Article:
Many institutions in Indonesia are also involved in mitigating climate change effects. Apart from Denmark and Germany, a number of international donors including AUSAID, USAID, AFD (France), IFC/World Bank, JICA (Japan), and the Dutch development agency. In addition, a few professional development and certification organisations are promoting competing Energy Management standards. Academic and research establishments are also conducting programmes to further knowledge about the causes, impacts, and mitigation approaches for greenhouse gas emissions. All these parties, depending on the exact nature of their activities deal with a variety of government ministries: Strategic Planning, Finance, Environment, Industry, Energy, and Education, to name a few. All of these institutions are typically seeking recognition for their own work and are reluctant to recognise the value of the contribution of others.

Previous attempts to document all of these activities have resulted in partially-completed tables in Microsoft Word or Excel, quickly obsolete.

When Dr. Joyce Miller, certified LSP facilitator, took over the leadership of the GIZ/PAKLIM’s Industry Component, she knew that an LSP-powered workshop would help to develop a clearer vision of what each actor was doing, and with luck, it would create a dynamic for community building and collaboration, rather than reinforcing the prevailing one of competition. Moreover, she suggested that the workshop itself be seen as a demonstration of a collaboration between GIZ and DANIDA. As Joyce wished to contribute fully to the proceedings and get to experience LSP as a participant for a change, I was asked to design and facilitate the workshop.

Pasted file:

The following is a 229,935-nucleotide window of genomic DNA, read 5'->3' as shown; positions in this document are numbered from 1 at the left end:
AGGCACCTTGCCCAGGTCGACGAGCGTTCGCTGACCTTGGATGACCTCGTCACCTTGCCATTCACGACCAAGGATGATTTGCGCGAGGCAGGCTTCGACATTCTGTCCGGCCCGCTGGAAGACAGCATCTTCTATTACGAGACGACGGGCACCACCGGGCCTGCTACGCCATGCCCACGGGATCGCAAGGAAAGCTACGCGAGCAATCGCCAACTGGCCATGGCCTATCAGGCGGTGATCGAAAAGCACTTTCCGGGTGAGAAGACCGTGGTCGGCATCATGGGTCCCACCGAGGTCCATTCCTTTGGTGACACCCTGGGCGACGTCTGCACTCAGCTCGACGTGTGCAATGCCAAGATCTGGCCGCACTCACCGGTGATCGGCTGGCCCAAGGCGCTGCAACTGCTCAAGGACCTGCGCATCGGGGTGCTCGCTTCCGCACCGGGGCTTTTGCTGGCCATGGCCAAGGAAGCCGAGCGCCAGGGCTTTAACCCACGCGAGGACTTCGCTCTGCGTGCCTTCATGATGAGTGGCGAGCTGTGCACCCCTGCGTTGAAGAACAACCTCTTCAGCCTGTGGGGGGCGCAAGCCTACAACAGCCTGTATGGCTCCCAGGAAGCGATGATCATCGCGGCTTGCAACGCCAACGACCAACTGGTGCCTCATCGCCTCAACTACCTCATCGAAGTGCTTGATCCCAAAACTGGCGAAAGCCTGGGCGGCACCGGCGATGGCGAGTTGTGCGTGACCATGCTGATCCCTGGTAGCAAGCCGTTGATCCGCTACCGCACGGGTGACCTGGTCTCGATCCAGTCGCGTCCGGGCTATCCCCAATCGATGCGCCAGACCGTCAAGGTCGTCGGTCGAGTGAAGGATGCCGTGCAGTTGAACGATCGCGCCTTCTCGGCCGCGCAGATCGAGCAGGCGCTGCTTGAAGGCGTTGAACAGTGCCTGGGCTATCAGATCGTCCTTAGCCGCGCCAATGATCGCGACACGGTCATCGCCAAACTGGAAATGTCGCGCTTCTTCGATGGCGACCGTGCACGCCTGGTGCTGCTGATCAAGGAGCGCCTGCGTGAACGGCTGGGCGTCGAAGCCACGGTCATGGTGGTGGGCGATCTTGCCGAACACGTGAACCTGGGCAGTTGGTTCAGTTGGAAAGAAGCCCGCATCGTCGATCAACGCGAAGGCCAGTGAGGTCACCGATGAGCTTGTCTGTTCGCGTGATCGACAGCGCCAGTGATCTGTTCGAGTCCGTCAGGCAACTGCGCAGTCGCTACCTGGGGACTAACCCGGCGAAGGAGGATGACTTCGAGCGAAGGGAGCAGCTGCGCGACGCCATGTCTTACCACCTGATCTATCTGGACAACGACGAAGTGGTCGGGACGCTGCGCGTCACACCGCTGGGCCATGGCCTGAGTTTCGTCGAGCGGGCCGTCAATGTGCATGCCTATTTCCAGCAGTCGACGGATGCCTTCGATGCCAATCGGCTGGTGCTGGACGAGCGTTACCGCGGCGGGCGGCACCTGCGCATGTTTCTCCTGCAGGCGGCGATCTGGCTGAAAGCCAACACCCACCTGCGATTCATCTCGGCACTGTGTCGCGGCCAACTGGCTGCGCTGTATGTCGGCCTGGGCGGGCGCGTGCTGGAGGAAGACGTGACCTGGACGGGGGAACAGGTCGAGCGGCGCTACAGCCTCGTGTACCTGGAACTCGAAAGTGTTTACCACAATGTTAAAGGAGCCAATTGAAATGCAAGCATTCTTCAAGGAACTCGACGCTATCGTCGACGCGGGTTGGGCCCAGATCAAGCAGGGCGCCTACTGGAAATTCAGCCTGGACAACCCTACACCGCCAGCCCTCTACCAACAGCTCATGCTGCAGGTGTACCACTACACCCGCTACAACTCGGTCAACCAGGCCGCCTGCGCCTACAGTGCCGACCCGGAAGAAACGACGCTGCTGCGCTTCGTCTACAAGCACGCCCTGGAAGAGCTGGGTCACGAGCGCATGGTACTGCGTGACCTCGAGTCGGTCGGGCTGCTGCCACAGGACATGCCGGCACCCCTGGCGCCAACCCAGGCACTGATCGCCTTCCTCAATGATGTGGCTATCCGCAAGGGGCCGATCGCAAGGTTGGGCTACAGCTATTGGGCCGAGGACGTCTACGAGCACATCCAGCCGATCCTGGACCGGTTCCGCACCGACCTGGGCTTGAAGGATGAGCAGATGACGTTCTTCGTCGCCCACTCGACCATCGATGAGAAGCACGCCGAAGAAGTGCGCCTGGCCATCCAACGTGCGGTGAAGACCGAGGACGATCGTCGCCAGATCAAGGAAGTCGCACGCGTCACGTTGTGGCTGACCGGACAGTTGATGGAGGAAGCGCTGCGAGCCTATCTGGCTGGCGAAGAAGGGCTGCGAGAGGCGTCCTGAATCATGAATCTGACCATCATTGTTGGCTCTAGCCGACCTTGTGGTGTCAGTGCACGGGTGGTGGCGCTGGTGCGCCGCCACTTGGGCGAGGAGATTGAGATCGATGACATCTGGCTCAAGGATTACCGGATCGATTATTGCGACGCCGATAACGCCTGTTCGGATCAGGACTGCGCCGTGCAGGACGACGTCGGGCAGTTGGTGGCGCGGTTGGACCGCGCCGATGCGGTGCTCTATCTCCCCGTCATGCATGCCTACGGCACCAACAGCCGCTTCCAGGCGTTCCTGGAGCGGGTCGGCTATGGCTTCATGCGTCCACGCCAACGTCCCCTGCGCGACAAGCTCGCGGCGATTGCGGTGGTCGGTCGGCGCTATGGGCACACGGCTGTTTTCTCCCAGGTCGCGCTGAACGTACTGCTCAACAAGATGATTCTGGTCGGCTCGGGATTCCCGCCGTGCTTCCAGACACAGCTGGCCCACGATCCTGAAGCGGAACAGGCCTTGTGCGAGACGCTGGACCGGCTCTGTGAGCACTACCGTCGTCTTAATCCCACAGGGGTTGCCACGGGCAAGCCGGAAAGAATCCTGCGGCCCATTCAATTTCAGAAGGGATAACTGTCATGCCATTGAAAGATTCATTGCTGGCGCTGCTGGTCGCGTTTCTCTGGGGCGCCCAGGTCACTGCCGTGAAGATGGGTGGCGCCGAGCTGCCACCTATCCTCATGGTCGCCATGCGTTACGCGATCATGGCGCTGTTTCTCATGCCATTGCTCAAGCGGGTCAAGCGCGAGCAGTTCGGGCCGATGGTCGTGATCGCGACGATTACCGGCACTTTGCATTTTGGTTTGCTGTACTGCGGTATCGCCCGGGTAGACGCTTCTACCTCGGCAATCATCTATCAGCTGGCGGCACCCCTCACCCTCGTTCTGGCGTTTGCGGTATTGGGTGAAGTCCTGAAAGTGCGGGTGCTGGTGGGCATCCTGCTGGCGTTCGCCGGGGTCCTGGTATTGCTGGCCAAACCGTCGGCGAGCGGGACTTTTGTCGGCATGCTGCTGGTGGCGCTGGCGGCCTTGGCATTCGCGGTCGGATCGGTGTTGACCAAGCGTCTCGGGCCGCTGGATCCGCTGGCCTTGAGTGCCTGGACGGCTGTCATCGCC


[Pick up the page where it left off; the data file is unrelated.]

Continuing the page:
The Event
The GIZ/PAKLIM-DANIDA/EINCOPS Stakeholder Workshop on Energy Efficiency was held at the Méridien Jakarta Hotel on 21 November 2011. A last-minute change in rooms (requested by the hotel to accommodate another client) meant that some of the participants were a little confused, but this venue, which was on the same floor as already communicated, gave us some extra space, which definitely made the facilitation of the workshop easier.

No one, apart from Joyce and one colleague on the PAKLIM side, knew anything of the methodology or the process.

The workshop ran according to the following programme:

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TED Talk on Role of Introverts in Groupwork

Susan Cain Video at TED

Over the last 50 years we indeed have gained much new knowledge about how we as humans develop and learn best. From new understandings of multiple forms of intelligence, various learning styles and how our different kinds of personalities work and collaborate. And where Lego Serious Play shows its distinct qualities and ability to embrace these. I recently ran a educational LSP workshop with 5-6 years old children. One of them showed typical signs of being introvert (not being shy) and the LSP process created the space he needed. This link focuses on the different characteristics of being “introvert or extrovert”.